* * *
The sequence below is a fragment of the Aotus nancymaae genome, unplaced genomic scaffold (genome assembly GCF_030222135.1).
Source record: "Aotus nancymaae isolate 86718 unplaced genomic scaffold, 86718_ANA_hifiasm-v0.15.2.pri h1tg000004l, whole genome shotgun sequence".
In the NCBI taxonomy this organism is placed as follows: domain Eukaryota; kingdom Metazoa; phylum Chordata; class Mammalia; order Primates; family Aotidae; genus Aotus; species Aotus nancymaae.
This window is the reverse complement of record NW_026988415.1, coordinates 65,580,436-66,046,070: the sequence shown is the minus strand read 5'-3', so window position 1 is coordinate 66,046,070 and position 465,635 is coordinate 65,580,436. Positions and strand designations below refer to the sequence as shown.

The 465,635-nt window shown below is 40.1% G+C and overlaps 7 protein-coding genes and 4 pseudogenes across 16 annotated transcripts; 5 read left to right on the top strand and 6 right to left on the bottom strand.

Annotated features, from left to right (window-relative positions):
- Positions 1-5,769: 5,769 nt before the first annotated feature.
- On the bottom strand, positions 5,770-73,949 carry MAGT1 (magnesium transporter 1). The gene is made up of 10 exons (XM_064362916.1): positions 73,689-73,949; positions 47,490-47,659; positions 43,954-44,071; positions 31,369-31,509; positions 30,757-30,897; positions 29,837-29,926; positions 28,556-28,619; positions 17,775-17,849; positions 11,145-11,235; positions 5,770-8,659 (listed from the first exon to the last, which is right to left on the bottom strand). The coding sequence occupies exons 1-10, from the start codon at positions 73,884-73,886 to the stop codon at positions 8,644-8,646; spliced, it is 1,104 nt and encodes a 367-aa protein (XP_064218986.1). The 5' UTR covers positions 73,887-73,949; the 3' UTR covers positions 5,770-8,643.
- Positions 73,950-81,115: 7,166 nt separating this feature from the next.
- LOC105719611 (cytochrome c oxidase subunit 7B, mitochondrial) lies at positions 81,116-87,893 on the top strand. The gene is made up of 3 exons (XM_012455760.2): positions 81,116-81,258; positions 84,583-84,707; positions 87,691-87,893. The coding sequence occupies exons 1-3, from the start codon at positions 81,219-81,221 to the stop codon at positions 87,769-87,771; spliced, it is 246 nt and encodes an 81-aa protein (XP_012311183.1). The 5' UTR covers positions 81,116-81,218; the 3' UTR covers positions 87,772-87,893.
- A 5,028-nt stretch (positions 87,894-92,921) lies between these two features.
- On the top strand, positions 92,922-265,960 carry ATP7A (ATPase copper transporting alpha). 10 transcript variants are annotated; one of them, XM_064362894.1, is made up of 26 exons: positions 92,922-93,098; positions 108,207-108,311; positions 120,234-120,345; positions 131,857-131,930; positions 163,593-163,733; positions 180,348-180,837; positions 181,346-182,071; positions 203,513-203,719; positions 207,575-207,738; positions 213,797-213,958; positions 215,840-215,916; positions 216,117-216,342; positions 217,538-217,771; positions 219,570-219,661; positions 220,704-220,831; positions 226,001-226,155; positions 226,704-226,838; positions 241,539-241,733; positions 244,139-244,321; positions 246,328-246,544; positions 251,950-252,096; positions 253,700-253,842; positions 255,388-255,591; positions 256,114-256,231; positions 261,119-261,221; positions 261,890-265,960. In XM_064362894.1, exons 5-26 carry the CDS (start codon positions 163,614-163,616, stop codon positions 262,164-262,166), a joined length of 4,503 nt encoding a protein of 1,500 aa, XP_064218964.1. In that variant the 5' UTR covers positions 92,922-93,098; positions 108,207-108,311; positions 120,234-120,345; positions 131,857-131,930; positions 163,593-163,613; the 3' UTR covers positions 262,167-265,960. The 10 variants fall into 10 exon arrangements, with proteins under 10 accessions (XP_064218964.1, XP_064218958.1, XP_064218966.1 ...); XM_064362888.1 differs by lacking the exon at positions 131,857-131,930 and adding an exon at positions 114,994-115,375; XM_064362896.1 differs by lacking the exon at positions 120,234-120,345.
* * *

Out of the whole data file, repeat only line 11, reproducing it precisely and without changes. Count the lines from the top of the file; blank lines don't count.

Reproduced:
- A 5,028-nt stretch (positions 87,894-92,921) lies between these two features.